2] Laxminarayan Ramdayal Gutani Vs. State of Maharashtra, reported in AIR 1983 Bombay 232 more particularly in para No.10 of the said Judgment.

3] Rasta Peth Education Society, Pune Vs. Pethkar Udhao Bhimashankar, reported in 1994 Mh.L.J. 725.

4] Madhav Kesu Khuspe Vs. Sundarabai Mugutrao Phadatare since deceased by heirs Krishna Dagdu Khuspe and others, reported in 1978 Mh.L.J. 289.

The learned Counsel submitted that it cannot be countenanced that for all purposes the jurisdiction of the Civil Court is taken away. The power of the Civil Court to examine cases where the provisions of the Act have not been complied with or the Statutory Tribunal has not acted in conformity with the principles of judicial procedure or natural justice remains unaffected. The learned Counsel further placed reliance on reported Judgment of this Court, in a case of "Baburao Anant Dhage & others Vs. Jagannath Gopala Karale, reported in 1999(3) ALL MR 414" and submitted that whenever the challenge to the proceedings or the document is based on fraud, the fraud being a complicated question affecting the civil rights of the parties, it is a matter to be dealt with by the Civil Courts. Therefore, learned counsel relying on various Judgments of the Supreme Court and this Court would submit that the impugned Judgment and Order passed by the Trial Court needs no interference at the hands of this Court. The learned Counsel further submitted that even clause 24 of the said Order of 1975 contemplates hearing to the affected party. However, admittedly respondent No.1 was not heard before passing orders, granting shop or kerosene licence in favour of the petitioner society, therefore, learned Counsel would submit that this Civil Revision Application deserves to be dismissed.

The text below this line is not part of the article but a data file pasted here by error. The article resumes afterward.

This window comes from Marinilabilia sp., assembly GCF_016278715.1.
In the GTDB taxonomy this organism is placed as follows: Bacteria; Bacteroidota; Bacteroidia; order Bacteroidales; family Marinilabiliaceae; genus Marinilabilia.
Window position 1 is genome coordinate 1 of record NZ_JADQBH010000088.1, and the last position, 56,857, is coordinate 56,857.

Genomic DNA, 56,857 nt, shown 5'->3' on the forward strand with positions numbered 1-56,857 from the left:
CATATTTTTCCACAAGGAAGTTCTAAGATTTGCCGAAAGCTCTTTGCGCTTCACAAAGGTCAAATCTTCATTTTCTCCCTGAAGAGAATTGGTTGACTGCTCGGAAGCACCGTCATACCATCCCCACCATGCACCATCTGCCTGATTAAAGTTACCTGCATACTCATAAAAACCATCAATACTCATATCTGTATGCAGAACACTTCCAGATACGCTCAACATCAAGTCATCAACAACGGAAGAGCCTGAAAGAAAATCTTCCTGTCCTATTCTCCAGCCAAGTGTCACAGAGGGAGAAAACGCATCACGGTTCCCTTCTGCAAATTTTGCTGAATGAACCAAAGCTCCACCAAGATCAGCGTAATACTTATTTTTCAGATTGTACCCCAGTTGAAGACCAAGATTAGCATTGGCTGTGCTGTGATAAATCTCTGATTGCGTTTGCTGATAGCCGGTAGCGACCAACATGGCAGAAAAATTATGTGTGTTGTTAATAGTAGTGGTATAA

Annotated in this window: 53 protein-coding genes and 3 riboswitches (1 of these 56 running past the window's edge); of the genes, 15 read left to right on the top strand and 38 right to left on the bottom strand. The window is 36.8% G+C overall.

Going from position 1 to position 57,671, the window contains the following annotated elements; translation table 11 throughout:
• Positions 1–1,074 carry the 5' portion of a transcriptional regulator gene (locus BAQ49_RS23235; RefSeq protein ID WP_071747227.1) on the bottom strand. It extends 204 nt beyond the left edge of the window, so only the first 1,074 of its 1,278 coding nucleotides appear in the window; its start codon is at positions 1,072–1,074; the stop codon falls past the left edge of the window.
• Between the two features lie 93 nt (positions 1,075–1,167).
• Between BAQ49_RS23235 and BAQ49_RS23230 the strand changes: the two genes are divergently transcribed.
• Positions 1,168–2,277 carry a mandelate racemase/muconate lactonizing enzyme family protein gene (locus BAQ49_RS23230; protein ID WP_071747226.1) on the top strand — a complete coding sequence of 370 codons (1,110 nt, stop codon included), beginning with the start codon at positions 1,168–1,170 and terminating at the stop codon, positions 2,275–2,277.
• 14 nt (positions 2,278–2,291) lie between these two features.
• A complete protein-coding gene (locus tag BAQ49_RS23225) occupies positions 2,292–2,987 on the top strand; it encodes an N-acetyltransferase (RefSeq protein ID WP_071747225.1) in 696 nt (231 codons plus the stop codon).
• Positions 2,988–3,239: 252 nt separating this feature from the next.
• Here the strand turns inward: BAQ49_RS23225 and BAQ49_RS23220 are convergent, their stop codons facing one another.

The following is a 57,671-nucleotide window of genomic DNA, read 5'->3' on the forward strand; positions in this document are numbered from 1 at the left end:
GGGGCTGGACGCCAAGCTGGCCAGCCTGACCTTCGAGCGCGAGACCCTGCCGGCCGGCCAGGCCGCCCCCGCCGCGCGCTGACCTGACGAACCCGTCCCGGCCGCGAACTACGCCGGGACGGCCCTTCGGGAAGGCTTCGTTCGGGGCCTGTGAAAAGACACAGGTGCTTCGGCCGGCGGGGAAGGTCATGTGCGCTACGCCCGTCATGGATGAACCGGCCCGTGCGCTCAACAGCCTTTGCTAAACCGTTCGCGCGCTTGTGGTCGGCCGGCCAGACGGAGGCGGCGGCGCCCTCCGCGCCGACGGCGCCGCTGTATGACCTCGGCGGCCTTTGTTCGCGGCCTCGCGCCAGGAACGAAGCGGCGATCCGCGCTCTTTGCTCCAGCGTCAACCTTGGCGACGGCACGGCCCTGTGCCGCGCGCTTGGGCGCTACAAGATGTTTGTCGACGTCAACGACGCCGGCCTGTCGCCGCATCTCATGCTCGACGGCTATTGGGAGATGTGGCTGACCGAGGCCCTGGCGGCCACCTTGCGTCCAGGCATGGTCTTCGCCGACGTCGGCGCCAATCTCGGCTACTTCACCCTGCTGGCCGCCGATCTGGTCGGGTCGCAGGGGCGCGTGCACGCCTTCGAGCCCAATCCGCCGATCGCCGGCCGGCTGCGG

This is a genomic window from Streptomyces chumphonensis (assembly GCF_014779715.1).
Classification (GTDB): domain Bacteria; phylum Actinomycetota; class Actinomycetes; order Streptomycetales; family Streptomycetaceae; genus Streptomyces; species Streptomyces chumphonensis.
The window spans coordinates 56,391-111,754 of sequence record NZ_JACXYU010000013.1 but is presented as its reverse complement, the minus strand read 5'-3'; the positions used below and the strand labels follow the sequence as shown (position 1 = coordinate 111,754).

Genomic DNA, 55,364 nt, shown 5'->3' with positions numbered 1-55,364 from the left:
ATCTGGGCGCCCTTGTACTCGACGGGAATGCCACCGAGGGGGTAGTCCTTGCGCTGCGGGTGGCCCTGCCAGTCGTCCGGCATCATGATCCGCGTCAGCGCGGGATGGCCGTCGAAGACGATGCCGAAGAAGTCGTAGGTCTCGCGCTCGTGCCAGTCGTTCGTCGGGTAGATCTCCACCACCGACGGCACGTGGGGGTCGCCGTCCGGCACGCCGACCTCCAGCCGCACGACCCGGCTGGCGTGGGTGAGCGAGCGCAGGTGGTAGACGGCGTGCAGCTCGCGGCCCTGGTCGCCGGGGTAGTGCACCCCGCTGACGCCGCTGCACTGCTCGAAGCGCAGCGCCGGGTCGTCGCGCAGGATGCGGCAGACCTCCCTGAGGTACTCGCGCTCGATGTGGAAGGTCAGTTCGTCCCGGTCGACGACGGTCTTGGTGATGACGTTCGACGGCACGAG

8. The learned A.G.P. appearing for the respondents/State submitted that the said Order of 1975, provides remedy to the aggrieved person, if the licence is granted or refused by virtue of provisions of said Order of 1975 and therefore, the Civil Court has no powers to entertain the suit.